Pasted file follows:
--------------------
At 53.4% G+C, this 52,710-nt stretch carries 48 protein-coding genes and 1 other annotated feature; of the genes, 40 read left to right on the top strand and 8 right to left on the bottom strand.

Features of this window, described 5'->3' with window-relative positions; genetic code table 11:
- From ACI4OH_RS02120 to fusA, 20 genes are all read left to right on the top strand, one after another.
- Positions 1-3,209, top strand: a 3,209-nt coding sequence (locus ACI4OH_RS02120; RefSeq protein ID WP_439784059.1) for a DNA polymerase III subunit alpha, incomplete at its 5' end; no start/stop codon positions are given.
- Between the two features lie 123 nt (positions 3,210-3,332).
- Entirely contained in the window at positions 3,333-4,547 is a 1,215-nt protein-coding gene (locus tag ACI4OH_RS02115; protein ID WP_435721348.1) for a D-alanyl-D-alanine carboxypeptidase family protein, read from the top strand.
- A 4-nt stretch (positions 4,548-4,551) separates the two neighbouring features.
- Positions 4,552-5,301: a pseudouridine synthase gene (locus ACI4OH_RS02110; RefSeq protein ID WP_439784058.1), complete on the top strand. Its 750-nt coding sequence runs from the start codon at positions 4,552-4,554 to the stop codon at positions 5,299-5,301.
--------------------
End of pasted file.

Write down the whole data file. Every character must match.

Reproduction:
At 53.4% G+C, this 52,710-nt stretch carries 48 protein-coding genes and 1 other annotated feature; of the genes, 40 read left to right on the top strand and 8 right to left on the bottom strand.

Features of this window, described 5'->3' with window-relative positions; genetic code table 11:
- From ACI4OH_RS02120 to fusA, 20 genes are all read left to right on the top strand, one after another.
- Positions 1-3,209, top strand: a 3,209-nt coding sequence (locus ACI4OH_RS02120; RefSeq protein ID WP_439784059.1) for a DNA polymerase III subunit alpha, incomplete at its 5' end; no start/stop codon positions are given.
- Between the two features lie 123 nt (positions 3,210-3,332).
- Entirely contained in the window at positions 3,333-4,547 is a 1,215-nt protein-coding gene (locus tag ACI4OH_RS02115; protein ID WP_435721348.1) for a D-alanyl-D-alanine carboxypeptidase family protein, read from the top strand.
- A 4-nt stretch (positions 4,548-4,551) separates the two neighbouring features.
- Positions 4,552-5,301: a pseudouridine synthase gene (locus ACI4OH_RS02110; RefSeq protein ID WP_439784058.1), complete on the top strand. Its 750-nt coding sequence runs from the start codon at positions 4,552-4,554 to the stop codon at positions 5,299-5,301.